I was entranced by The Rings Of Saturn but Austerlitz is even better - easily the best book I read this year. That we will not have any more books like this I find unbearable at the moment.

If Austerlitz appeals to you, then do try Bernhard too - The Loser or Cutting Timber would be a good place to start.
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7 of 7 people found the following review helpful
5.0 out of 5 stars Remarkable and unique 25 April 2004
Format:Paperback
This book is a great joy. It is highly unusual in that it is composed inone long paragraph. Yet somehow the intricacies of the story unfolds andpasses through many facets and episodes. It is like nothing else that Ihave read but it held my attention all the way through. A new way oflooking at old themes of war, loss, memory and friendship. It is not alight read but it is far from being hard work having an elegance in styleand compassion for the characters that ensures you care about what you arereading. Definitely a five star read.
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5 of 5 people found the following review helpful
Format:Paperback
For me one of the most extraordinary and moving books I have ever read. Austerlitz is a brilliant engagement with the ramifications of historical trauma (in this instance, the Holocaust) and the way that it impacts on identity. This is a rich and multi-layered narrative that has as one of its themes the very process of making sense of horror through narration. Sebald has written a deeply humane and ethical rendition of the intimate reverberations of grief within the individual psyche, yet the structure of his book suggests that others are always crucial in coming to terms with the self and its struggles. The central character, Austerlitz, pieces together his lost history only with the aid of the unnamed narrator and the stories of others whose lives have been dislocated by fascist brutality. While the struggles of the self, Sebald suggests, are enacted hidden from the view of others, our stories are always bound up with other narratives, and that attending to these different tales may aid our quest for an authentic mode of being.
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Most Recent Customer Reviews
5.0 out of 5 stars Five Stars
Beautiful.
Published 1 month ago by V. Homem
5.0 out of 5 stars Austerlitz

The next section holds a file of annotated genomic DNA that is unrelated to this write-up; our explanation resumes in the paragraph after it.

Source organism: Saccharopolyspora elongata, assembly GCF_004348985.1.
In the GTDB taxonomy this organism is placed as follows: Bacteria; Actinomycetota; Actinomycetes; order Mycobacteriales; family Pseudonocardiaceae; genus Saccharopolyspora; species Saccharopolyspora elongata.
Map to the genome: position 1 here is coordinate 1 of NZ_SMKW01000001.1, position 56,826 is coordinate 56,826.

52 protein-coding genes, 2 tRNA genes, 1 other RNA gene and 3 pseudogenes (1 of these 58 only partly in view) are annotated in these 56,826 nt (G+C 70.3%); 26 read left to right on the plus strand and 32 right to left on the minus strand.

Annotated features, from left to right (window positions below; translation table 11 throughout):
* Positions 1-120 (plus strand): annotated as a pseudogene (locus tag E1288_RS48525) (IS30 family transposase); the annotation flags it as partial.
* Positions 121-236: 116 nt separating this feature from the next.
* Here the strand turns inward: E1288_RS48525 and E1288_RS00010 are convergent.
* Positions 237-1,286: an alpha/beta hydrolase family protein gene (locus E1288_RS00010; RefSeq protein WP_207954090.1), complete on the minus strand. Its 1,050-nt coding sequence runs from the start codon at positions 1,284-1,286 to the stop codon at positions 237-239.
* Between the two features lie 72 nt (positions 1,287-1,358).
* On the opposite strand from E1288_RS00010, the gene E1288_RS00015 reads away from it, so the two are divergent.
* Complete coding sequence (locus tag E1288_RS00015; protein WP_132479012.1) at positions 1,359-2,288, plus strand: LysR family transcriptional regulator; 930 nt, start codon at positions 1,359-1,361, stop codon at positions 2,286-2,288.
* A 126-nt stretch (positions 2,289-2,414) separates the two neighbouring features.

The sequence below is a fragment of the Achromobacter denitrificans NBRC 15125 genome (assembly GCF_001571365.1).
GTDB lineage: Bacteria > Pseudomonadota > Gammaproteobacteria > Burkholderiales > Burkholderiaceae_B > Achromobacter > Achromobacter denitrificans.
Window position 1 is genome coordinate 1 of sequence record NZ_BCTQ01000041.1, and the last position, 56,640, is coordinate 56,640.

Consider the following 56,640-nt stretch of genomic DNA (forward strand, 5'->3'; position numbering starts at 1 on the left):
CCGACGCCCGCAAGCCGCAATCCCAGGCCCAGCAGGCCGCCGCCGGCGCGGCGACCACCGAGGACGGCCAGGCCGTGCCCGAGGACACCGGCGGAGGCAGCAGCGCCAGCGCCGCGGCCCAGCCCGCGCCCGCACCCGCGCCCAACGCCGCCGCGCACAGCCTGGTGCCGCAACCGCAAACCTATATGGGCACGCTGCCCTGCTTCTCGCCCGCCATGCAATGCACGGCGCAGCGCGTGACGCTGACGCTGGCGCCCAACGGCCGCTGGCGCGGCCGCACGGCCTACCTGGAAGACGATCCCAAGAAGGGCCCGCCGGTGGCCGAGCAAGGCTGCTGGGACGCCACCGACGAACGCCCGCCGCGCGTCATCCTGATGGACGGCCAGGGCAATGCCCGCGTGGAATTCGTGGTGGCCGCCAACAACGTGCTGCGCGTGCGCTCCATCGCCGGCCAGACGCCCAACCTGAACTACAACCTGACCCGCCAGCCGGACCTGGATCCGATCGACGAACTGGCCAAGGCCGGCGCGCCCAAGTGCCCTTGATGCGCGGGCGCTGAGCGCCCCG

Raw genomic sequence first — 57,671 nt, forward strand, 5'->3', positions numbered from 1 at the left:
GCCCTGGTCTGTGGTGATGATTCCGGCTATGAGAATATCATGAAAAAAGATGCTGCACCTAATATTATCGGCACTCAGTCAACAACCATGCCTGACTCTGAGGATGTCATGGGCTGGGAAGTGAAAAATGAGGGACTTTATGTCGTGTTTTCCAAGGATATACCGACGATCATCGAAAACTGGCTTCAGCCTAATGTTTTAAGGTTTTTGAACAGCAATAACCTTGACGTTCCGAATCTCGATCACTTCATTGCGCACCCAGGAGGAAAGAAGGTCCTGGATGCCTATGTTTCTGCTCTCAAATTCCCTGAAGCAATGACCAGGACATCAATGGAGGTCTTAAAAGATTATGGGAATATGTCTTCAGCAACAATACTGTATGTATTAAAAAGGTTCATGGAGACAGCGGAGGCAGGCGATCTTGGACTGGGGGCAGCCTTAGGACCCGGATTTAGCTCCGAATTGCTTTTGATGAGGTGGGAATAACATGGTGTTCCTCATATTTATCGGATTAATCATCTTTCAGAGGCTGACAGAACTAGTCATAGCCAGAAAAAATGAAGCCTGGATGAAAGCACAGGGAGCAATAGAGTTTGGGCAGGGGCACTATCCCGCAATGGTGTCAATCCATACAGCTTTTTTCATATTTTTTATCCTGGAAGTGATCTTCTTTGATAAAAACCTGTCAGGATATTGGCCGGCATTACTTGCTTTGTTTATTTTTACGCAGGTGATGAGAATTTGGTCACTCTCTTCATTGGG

An amazing book, beautifully written. The author's use of language is amazing, and his descriptive pieces paint vivid word pictures. Read more
Published 4 months ago by MRS, J.L.D.HUCK
5.0 out of 5 stars Heavy, but so enriching
Austerlitz is so profound and weighted, that I could write pages on everything that grabbed me, moved me, pushed me or inspired me. Read more
Published 4 months ago by CMSN
1.0 out of 5 stars Shaggy dog story
A confused rambling series of descriptive passages that fail to tell any story. You will never get back the time you wasted on this book.
Published 4 months ago by Anitacska
5.0 out of 5 stars A thought provoking study of lost identity and how the absence of a...
A thought provoking study of lost identity and how the absence of a past can have a profound effect on an individual. Read more
Published 9 months ago by Pam Carroll
5.0 out of 5 stars Austerlitz
This is my favourite book - I have read it three times and it is now on my kindle as well so that I can easily find favourite places. Read more
Published 10 months ago by Ros Morley
5.0 out of 5 stars A Seminal Work.
This is an amazing book but you have to persevere beyond the initial chapters. Beautiful, haunting, writing. A Masterpiece and I feel one of my all time favourites.
Published 11 months ago by Celia Freije
1.0 out of 5 stars Overly layered
Did I miss something? This book has had terrific reviews but I found the actual story - the origins of Austerlitz - obscured by layers and layers of unnecessary details. Read more
Published 12 months ago by RubyLola
5.0 out of 5 stars Time To Think Again
Finnegans Wake was a kick up the literary backside for me as I struggled at first to find new ways to make sense out of apparent nonsense. Read more
Published 14 months ago by Mike Collins
5.0 out of 5 stars No story, but a rivetting read,
WG Sebald, Austerlitz

WG Sebald's obsessively detailed autobiographical novel is no easy read. But like its forerunner The Rings of Saturn the toil yields rewards. Read more
Published 15 months ago by Mr. D. James